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The name 'Peshitta'
The name 'Peshitta' is derived from the Syriac mappaqtâ pšî?tâ literally meaning 'simple version'. However, it is also possible to translate pšî?tâ as 'common' (that is, for all people), or 'straight', as well as the usual translation as 'simple'. Syriac is a dialect, or group of dialects, of Eastern Aramaic. It is written in the Syriac alphabet, and is transliterated into the Roman alphabet in a number of ways: Peshitta, Peshittâ, Pshitta, Pšittâ, Pshitto, Fshitto. All of these are acceptable, but 'Peshitta' is the most convenient spelling in English.

History of the Syriac versions
Peshitta text of Exodus 13:14-16 produced in Amida in the year 464.The name 'Peshitta' was first applied to the standard, common Syriac Bible in the ninth century, when it is called such by Moshe bar Kepha. However, it is clear that the Peshitta had a long and complex history before receiving its name. In fact the Peshitta Old Testament and New Testament are two completely separate works of translation.

The Peshitta Old Testament is the earliest piece of Syriac literature of any length, probably originating in the second century. Whereas the majority of the Early Church relied on the Greek Septuagint, or translations from it, for their Old Testament, the Syriac-speaking church had its text translated directly from the Hebrew. The Hebrew text that served as a master copy for the translation must have been relatively similar to the Masoretic Text of mediaeval and modern Hebrew Bibles. Although previous studies had suggested that it was translated from Aramaic Targumim, this is now rejected. However, some isolated targumic influences can be seen in the text (especially in the Pentateuch and Books of Chronicles), with the addition of little interpretive asides. The style and quality of translation in the Peshitta Old Testament varies quite widely. Some parts may have been translated by Syriac-speaking Jews before being taken over by the church, while other parts may have been worked on by early Jewish converts to Christianity. As Syriac is the language of Edessa, it is likely that the translation took place in that region. However, Arbela and Adiabene, with its large and influential second-century Jewish population, has also been suggested as the place of origin. A few scholars have pointed to a few supposedly Western Aramaic features in the text, which may suggest that the original translation took place in Palestine or Syria. However, the interpretation of these features is extremely difficult.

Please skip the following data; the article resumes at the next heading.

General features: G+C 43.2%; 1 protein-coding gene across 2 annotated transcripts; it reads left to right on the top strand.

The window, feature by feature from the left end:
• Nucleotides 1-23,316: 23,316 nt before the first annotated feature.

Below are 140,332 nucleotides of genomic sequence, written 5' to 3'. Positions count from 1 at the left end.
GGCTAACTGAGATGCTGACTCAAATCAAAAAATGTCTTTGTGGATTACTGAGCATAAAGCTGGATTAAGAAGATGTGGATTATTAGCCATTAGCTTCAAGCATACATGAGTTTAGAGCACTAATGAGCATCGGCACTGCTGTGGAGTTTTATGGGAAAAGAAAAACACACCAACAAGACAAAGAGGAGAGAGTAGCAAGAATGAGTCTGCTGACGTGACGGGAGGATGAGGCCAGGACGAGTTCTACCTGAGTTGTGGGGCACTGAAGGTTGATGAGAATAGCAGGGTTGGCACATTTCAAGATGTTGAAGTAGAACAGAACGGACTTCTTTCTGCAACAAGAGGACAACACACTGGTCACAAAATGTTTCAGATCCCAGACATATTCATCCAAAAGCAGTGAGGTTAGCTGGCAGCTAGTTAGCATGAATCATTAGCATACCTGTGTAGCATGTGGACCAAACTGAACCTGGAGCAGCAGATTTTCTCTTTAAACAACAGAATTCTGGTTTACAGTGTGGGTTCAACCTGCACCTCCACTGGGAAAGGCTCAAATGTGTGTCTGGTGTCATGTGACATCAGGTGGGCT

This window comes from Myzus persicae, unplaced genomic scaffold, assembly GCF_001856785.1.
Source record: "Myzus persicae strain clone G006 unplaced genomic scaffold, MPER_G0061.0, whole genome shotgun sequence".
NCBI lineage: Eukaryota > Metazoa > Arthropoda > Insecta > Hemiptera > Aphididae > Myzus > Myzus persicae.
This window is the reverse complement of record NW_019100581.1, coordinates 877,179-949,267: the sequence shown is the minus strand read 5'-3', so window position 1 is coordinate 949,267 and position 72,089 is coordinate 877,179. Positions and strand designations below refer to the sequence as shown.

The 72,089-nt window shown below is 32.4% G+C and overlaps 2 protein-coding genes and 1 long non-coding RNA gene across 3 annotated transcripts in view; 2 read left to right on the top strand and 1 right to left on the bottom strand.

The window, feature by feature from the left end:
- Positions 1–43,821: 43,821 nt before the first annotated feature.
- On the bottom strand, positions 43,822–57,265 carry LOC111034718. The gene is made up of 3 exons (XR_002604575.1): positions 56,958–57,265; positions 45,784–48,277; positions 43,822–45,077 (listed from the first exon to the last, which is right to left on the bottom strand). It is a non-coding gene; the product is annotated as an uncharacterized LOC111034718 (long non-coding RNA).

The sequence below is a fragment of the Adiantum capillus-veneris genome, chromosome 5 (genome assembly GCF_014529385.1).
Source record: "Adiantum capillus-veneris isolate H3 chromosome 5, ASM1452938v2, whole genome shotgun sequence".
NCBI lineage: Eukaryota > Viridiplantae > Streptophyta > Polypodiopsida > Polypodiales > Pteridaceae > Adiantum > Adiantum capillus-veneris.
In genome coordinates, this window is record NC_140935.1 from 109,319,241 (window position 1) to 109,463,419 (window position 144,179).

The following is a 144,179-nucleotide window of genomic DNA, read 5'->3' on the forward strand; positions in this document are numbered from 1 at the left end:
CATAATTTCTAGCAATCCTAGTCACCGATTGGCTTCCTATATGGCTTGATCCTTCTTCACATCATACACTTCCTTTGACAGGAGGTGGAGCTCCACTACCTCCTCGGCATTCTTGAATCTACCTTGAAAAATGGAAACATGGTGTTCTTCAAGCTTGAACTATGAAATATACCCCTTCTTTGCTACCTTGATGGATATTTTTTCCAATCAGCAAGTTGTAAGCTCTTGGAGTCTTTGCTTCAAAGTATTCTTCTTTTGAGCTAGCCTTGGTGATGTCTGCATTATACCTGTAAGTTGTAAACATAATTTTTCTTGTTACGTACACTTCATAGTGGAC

The origin of the Peshitta New Testament is complicated by the existence of two other Syriac gospel traditions: the Diatessaron and the Old Syriac. The earliest New Testament translation into Syriac was probably Tatian's Diatessaron ('one through four'). The no longer extant Diatessaron, written about AD 175, was a continuous harmony of the four gospels into a single narrative. It, rather than the four separate gospels, became the official Syriac Gospel for a time, and received a beautiful prose commentary by Ephrem the Syrian, which remains the chief witness to its content. However, the Syriac-speaking church was urged to follow the practice of other churches and use the four separate gospels. Theodoret, bishop of Cyrrhus on the Euphrates in upper Syria in 423, sought out and found more than two hundred copies of the Diatessaron, which he 'collected and put away, and introduced instead of them the Gospels of the four evangelists'.

The early Syriac versions of both Old and New Testament with the four gospels, excluding the Diatessaron, is called the Old Syriac (Vetus Syra) version. There are two fifth-century manuscripts of the Old Syriac separate gospels (the Sinaitic Palimpsest and Curetonian Gospels). These are a comparatively free translation of the Greek text, the so-called 'Western' recension of it, and apparently making use of the Diatessaron text for phrasing. The Old Syriac Gospels were probably produced in the third century (although some date it to the early fourth century). The Old Syriac uses the Peshitta Old Testament for Old Testament quotes (and thus is the earliest witness to its existence) in the gospels, even in places where the quote is quite different in the Greek. There is also evidence that translations of the Acts of the Apostles and the Pauline epistles also existed in the Old Syriac version, though according to Eusebius' Ecclesiastical History 4.29.5, Tatian himself rejected them.

The Peshitta is a reworking of Old Syriac material to form a unified version of the scriptures for the Syriac-speaking churches. The name of Rabbula, bishop of Edessa (d. 435) is popularly connected with the production of the Peshitta. However, it is extremely unlikely that he was involved with its production. By the early fifth century, the Peshitta was the standard Bible of the Syriac-speaking churches. Unlike the Greek canon, the Peshitta did not contain the Second Epistle of Peter, the Second Epistle of John, the Third Epistle of John, the Epistle of Jude and the Book of Revelation. However, examination of the earliest extant Peshitta manuscripts shows some variation, including Diatessaric and Old-Syriac features existing long after their supposed replacement. The subsequent divisions of the Syriac-speaking church did not displace the Peshitta as the common scriptures of all groups.